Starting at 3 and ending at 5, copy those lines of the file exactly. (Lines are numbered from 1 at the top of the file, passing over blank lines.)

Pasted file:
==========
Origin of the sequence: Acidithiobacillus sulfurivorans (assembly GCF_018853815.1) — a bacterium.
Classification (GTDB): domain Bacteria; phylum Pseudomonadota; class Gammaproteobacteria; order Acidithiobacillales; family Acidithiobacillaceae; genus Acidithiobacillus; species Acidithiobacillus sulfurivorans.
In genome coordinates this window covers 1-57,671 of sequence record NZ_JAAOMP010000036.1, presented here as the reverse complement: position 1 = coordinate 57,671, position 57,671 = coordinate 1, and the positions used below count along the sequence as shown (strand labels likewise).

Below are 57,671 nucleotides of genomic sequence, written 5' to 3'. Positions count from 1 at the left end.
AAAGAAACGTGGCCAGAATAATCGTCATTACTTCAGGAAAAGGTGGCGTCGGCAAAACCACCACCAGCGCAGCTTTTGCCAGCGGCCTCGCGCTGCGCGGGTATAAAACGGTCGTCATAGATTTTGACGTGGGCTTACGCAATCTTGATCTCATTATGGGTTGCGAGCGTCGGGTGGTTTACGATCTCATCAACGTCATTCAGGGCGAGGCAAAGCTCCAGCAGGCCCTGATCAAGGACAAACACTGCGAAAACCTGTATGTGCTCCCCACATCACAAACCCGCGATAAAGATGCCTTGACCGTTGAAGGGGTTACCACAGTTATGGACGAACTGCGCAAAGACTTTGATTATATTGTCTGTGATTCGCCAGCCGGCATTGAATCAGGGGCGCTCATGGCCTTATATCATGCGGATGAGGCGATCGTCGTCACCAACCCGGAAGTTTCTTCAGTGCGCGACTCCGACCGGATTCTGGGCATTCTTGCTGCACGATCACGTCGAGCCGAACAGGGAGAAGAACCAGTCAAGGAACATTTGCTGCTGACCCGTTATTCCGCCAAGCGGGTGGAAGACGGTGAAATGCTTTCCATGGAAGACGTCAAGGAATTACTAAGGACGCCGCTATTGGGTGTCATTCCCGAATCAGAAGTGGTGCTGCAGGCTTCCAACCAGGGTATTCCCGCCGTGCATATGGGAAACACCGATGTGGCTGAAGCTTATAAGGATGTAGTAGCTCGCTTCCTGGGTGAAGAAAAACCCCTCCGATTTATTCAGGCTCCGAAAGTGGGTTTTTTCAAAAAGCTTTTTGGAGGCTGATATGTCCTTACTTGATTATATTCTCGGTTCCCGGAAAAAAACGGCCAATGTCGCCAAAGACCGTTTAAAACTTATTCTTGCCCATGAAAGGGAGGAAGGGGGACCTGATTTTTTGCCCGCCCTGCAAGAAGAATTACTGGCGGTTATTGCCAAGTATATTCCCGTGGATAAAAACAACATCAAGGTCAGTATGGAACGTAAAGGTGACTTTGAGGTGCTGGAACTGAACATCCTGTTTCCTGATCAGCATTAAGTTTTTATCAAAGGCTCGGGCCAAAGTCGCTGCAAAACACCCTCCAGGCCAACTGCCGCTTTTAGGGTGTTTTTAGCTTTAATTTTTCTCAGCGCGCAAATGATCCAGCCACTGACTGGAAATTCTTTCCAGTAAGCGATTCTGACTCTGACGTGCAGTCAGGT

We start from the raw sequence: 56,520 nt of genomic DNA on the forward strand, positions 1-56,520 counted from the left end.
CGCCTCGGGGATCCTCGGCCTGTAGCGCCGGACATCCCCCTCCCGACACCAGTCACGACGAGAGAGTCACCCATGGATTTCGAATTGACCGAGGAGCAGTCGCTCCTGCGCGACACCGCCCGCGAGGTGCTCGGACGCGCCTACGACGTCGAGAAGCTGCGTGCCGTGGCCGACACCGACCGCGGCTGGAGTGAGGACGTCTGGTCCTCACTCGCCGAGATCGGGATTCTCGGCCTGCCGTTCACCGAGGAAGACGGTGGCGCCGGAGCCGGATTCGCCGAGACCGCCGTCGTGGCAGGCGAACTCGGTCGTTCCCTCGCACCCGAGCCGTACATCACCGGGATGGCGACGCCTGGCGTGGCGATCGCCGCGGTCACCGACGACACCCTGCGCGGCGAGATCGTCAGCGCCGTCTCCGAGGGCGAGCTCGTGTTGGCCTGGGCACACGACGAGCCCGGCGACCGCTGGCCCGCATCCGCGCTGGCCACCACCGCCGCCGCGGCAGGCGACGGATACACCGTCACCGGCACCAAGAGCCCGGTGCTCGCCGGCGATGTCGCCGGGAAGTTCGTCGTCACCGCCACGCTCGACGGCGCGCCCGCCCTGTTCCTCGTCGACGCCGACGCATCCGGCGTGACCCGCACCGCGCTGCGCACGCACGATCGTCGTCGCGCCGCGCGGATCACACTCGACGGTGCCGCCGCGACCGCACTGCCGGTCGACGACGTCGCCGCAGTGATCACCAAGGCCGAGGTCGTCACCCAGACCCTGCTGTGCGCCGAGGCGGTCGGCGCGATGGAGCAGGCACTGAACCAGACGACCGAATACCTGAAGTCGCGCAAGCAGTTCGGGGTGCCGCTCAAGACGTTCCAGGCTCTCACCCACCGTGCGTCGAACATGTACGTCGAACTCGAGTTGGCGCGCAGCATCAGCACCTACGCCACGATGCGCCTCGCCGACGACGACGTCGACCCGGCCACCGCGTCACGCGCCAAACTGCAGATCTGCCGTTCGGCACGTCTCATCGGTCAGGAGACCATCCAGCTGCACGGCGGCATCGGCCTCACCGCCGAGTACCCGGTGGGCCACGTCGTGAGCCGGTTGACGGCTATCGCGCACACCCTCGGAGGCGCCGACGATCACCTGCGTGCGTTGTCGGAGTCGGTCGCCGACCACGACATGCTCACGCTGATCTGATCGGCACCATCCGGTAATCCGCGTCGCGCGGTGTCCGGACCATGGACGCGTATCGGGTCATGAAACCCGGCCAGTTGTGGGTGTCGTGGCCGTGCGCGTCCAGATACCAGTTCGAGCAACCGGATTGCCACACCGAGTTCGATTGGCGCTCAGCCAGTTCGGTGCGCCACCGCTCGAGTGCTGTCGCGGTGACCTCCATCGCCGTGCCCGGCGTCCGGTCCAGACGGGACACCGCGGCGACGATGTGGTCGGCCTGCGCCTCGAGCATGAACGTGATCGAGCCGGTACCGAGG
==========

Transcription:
In genome coordinates this window covers 1-57,671 of sequence record NZ_JAAOMP010000036.1, presented here as the reverse complement: position 1 = coordinate 57,671, position 57,671 = coordinate 1, and the positions used below count along the sequence as shown (strand labels likewise).

Below are 57,671 nucleotides of genomic sequence, written 5' to 3'. Positions count from 1 at the left end.
AAAGAAACGTGGCCAGAATAATCGTCATTACTTCAGGAAAAGGTGGCGTCGGCAAAACCACCACCAGCGCAGCTTTTGCCAGCGGCCTCGCGCTGCGCGGGTATAAAACGGTCGTCATAGATTTTGACGTGGGCTTACGCAATCTTGATCTCATTATGGGTTGCGAGCGTCGGGTGGTTTACGATCTCATCAACGTCATTCAGGGCGAGGCAAAGCTCCAGCAGGCCCTGATCAAGGACAAACACTGCGAAAACCTGTATGTGCTCCCCACATCACAAACCCGCGATAAAGATGCCTTGACCGTTGAAGGGGTTACCACAGTTATGGACGAACTGCGCAAAGACTTTGATTATATTGTCTGTGATTCGCCAGCCGGCATTGAATCAGGGGCGCTCATGGCCTTATATCATGCGGATGAGGCGATCGTCGTCACCAACCCGGAAGTTTCTTCAGTGCGCGACTCCGACCGGATTCTGGGCATTCTTGCTGCACGATCACGTCGAGCCGAACAGGGAGAAGAACCAGTCAAGGAACATTTGCTGCTGACCCGTTATTCCGCCAAGCGGGTGGAAGACGGTGAAATGCTTTCCATGGAAGACGTCAAGGAATTACTAAGGACGCCGCTATTGGGTGTCATTCCCGAATCAGAAGTGGTGCTGCAGGCTTCCAACCAGGGTATTCCCGCCGTGCATATGGGAAACACCGATGTGGCTGAAGCTTATAAGGATGTAGTAGCTCGCTTCCTGGGTGAAGAAAAACCCCTCCGATTTATTCAGGCTCCGAAAGTGGGTTTTTTCAAAAAGCTTTTTGGAGGCTGATATGTCCTTACTTGATTATATTCTCGGTTCCCGGAAAAAAACGGCCAATGTCGCCAAAGACCGTTTAAAACTTATTCTTGCCCATGAAAGGGAGGAAGGGGGACCTGATTTTTTGCCCGCCCTGCAAGAAGAATTACTGGCGGTTATTGCCAAGTATATTCCCGTGGATAAAAACAACATCAAGGTCAGTATGGAACGTAAAGGTGACTTTGAGGTGCTGGAACTGAACATCCTGTTTCCTGATCAGCATTAAGTTTTTATCAAAGGCTCGGGCCAAAGTCGCTGCAAAACACCCTCCAGGCCAACTGCCGCTTTTAGGGTGTTTTTAGCTTTAATTTTTCTCAGCGCGCAAATGATCCAGCCACTGACTGGAAATTCTTTCCAGTAAGCGATTCTGACTCTGACGTGCAGTCAGGT